On January 12, 2016 KpopHerald published three stories that made me think, and scratch my head. The first was about Stellar‘s teaser pictures, the second about the acquisition of Leon Entertainment by Kakao, and the third was about the declining profits in the Kpop agencies.
The first story was with regards to the Lolita images from Stellar’s latest teaser, that quite honestly are very suggestive and sensually provocative. The article criticized the photographer who is known for this kind of work.
The public is divided about his work. Some have expressed satisfaction at the high level of photography, while others commented that they feel offended. Also, worries have risen that the mass media portray of such concept as sexy or appealing…
The second article addressed the acquisition of Leon Entertainment by Kakao, and pointed out that CJ E&M Entertainment also recently acquired Jay Park’s AOMG and Culturedepot, which is home to top actress Jun Ji-hyun, and Hwa and Dam Pictures. The article attributed it to capital inflows into the K-pop industry.
However, it’s possible that this is instead a consolidation, which would indicate that Kpop companies are increasing finding it difficult to make money at comfortable (not necessarily sustainable) levels.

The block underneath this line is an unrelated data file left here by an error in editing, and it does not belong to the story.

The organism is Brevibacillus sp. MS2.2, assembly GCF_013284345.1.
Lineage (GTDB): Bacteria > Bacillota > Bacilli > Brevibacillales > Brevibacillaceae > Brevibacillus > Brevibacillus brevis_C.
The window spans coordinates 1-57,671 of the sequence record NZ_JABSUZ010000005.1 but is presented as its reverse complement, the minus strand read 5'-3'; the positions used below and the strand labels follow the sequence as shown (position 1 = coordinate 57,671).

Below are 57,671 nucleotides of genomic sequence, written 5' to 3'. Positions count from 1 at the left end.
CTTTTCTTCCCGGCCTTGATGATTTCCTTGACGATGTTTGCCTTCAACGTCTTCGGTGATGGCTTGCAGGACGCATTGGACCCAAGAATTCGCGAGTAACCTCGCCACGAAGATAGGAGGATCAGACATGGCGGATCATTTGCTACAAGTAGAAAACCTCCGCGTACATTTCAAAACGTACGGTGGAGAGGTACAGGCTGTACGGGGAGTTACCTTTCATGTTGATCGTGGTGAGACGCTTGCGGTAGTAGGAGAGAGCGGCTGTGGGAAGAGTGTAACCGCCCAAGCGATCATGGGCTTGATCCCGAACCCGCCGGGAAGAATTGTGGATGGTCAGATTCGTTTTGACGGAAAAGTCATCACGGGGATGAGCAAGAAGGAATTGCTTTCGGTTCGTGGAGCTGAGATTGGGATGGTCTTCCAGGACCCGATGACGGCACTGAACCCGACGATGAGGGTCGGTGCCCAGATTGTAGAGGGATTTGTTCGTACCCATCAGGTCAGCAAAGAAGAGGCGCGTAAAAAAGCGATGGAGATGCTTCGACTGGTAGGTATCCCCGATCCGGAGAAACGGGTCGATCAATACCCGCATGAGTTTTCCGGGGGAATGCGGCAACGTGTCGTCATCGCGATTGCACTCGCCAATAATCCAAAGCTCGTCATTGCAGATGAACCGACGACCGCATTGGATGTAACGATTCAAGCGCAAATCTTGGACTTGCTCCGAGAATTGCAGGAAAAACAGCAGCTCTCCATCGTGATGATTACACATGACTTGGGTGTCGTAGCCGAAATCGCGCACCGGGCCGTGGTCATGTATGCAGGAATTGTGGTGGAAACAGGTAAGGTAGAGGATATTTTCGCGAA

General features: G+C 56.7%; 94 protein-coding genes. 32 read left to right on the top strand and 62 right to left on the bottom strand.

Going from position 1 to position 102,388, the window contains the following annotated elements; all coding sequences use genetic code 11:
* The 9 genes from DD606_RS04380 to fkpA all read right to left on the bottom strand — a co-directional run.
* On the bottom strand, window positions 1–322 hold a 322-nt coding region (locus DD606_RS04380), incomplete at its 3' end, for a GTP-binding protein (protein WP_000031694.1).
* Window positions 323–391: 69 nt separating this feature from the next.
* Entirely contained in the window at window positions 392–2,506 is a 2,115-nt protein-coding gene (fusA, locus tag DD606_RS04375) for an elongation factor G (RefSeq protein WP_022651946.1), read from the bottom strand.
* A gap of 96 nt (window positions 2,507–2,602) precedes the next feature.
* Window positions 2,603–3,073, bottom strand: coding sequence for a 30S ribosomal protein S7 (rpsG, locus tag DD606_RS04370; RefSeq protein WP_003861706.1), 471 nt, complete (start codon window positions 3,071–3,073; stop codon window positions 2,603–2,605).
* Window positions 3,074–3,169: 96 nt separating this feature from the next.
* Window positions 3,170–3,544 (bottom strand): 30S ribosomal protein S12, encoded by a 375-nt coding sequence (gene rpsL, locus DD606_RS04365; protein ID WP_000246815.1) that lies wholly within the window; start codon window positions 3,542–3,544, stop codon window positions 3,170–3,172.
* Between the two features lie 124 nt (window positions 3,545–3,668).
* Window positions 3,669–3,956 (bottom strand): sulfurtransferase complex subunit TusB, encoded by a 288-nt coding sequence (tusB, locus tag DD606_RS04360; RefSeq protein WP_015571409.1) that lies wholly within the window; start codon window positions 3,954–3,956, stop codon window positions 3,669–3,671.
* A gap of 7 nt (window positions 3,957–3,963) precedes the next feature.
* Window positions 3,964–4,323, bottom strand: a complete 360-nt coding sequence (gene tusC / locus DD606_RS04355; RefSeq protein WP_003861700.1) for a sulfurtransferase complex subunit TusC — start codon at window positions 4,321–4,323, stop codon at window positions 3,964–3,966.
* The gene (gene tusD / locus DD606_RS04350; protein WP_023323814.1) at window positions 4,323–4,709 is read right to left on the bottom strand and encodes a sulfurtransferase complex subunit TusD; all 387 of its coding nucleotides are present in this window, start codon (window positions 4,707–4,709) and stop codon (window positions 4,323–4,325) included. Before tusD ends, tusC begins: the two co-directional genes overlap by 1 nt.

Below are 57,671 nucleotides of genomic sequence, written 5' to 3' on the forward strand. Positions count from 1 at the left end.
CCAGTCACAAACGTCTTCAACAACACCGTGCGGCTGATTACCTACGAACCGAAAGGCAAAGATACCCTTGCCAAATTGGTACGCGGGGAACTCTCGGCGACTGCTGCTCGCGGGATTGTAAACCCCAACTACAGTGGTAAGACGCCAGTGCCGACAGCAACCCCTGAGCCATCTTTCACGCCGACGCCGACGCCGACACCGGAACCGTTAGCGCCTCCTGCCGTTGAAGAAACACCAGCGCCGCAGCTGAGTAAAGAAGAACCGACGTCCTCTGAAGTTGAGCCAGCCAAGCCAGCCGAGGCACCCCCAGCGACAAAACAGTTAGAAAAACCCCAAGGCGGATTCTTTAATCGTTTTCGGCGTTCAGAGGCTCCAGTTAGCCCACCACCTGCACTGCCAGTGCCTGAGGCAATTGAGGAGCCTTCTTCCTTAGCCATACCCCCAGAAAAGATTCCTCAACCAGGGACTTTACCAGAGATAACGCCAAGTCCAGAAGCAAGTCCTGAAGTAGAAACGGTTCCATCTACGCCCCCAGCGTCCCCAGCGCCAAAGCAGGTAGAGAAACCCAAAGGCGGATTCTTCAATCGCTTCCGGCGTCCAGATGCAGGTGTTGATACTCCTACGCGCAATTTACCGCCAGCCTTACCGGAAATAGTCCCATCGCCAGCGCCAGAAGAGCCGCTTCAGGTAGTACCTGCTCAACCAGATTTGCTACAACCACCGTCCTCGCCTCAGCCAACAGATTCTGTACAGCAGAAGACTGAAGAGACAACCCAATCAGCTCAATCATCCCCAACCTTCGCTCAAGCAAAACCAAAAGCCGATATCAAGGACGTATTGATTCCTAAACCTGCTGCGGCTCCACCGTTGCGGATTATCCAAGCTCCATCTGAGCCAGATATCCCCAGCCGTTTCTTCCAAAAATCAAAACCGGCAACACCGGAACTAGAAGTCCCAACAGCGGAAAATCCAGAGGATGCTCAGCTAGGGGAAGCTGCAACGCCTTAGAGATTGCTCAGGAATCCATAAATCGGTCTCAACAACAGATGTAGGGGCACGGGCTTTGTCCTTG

With capital inflow surging in the industry, some experts have raised concerns about their possible monopolistic practices in the market.
The final article addressed the sharp drop in growth sales of the major Kpop agencies, with SM Entertainment‘s annual sales growth reported as 9 percent in the last two years, compared to more than 36.1 percent for the seven years before that. And, YG Entertainment with a 21.1 percent growth in sales from 2012 to 2014, compared to an average annual growth of 56.1 percent from 2007 to 2012.
Now, there may be a sharp drop in sales, but even at 9 percent SM entertainment is still a sustainable and viable company. Also, YG Entertainment going from 56 to 21 percent, just means they were basically doing arbitrage – making a ton of money on their investment. If anything, it just means the industry is maturing and becoming more competitive.
Labels, struggling from their main entertainment businesses, have recently expanded into new businesses including contents production, cosmetics and fashion business.
The article also addressed the fact that the average idol’s annual wage has doubled from about 26 million Won in 2010 to 55 million Won ($45,400) in 2014, due to increased popularity in Asia especially including China and Japan.
Regardless, $50,000 is not a lot of money in the United States. However, the tax system in Korea may be more lenient so the idols get to keep much more of their money. Another consideration is that the standard of living in Korea is cheaper than the United States, and the agency absorbs a lot of the cost of living for the idols such as housing. So, basically $50,000 in Korea may be more comparable to $80,000 in the United States for Kpop idols.
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